Hand-in-Glove: Associated Factors of Carpal Tunnel Syndrome

Hand-in-Glove: Associated Factors of Carpal Tunnel Syndrome

by Gianina (SU)

Nature and nurture both play a role in the occurrence of many different diseases and conditions. One condition that is often affected by our environment and genetics is called carpal tunnel syndrome (CTS). Carpal tunnel syndrome is a disorder that causes persistent tingling, pain, weakness, and loss of proprioception (spatial reasoning) in the hand and wrist. According to a study conducted by the National Institutes of Health, CTS is actually a group of symptoms that result from the compression of the median nerve of the wrist – which runs from the forearm all the way to the palm of the hand. When it becomes compacted or compressed, it can cause injury and impairment.

Some people are genetically prone to be more susceptible to CTS, so understanding the anatomy can help. The carpal tunnel is a (very) slender passageway running through the palm side of our wrists, and the median nerve – which is responsible for sensation and hand movement – runs through it.  However, in some cases the synovium (the tissue that surrounds it) swells up, rather than lubricate the tendons as they should. Unfortunately, some people are built with narrower carpal tunnels to begin with, and increased pressure or overuse only exacerbates the problem.

Gender plays a large role in the possibility for developing carpal tunnel syndrome – with women having three times more risk than men. For one, a woman’s wrist is typically more petite than a man’s, meaning that nerves must pass through tighter spaces for adequate functioning. Hormonal changes – due to pregnancy, Menopause, or lymphedema (the build-up of fluids that occurs after mastectomy) – can all cause fluid retention and pain in the wrist.

There are also many underlying medical conditions which are associated with carpal tunnel syndrome. Hypothyroidism, lupus, obesity, and rheumatoid arthritis all make a person more prone to developing the condition. In some cases, CTS is a precursor or signal that other diseases will follow. A study published in Diabetes Care, found that people who had been diagnosed with carpal tunnel syndrome were 36% more likely to be diagnosed as diabetic down the road – regardless of other Diabetes risk factors.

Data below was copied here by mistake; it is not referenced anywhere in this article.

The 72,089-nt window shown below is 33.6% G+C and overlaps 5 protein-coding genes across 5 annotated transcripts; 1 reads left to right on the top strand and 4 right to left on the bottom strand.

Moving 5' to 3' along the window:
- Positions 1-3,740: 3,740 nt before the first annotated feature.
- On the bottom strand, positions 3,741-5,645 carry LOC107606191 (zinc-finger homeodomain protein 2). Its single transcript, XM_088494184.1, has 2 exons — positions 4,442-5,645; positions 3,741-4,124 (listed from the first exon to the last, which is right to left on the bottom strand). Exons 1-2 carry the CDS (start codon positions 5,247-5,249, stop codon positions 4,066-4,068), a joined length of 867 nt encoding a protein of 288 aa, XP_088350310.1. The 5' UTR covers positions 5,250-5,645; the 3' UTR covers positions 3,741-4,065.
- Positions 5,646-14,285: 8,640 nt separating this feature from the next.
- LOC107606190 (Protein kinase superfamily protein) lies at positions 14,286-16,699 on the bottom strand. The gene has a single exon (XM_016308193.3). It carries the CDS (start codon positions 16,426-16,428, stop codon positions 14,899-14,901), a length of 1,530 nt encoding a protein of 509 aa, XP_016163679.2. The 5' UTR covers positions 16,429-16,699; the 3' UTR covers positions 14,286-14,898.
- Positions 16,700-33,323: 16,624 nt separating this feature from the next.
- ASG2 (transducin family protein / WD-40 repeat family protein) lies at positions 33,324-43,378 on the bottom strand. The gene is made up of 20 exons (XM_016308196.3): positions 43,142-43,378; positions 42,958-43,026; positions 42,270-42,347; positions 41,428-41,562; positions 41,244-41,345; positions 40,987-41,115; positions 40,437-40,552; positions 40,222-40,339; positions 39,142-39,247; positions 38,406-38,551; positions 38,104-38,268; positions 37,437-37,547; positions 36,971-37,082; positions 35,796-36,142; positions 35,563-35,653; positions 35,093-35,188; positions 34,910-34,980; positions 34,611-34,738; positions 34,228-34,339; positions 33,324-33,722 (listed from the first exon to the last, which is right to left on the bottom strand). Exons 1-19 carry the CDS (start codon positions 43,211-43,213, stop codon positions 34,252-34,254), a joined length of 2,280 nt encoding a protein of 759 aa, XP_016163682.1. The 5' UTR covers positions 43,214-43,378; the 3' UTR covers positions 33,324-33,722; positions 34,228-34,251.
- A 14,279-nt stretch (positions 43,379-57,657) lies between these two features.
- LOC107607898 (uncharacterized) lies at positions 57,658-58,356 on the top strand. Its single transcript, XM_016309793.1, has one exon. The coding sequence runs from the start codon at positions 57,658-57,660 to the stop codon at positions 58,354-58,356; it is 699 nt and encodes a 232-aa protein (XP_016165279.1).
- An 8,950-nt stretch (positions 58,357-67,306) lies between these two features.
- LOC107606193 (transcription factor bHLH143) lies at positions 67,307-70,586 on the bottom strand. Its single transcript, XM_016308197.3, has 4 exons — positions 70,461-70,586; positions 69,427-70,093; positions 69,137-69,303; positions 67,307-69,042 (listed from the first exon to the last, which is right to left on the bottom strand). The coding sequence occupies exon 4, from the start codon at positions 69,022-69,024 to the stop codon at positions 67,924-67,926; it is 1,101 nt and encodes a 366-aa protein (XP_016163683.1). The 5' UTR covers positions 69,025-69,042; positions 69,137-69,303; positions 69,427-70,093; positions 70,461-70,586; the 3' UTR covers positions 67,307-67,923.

Many times, choice of one’s daily activities or profession can place them at greater risk for developing carpal tunnel syndrome. Those in occupations that require repetitive wrist movements – such as assembly line workers, manufacturing associates, secretaries (or those who type frequently), and construction workers, should take precautions to prevent CTS. Taking breaks, paying attention to proper hand posture, wearing a brace, and making ergonomic adjustments to your workplace, are all helpful lifestyle changes to incorporate. A physical therapist may be able to recommend exercises that target the hands and wrists, and reduce the pressure placed on them.

There’s a light at the end of the (Carpal) tunnel. If you sufficiently treat your condition early by making small adjustments, you may be able to eradicate your symptoms altogether. Don’t wait until it’s too late; seek help from a well-respected physician. Pain Specialists of Austin lives up to their motto “Help is on the way” – offering a host of reliable techniques for relieving carpal tunnel discomfort. For more information, call their office at 512-485-7200.

  

1Sports-health.com

2Ncbi.nlm.nih.gov/pmc/articles/PMC4476336/

3Webmd.com

4Orthoinfo.aaos.org

5Womenshealth.gov

6Healthline.com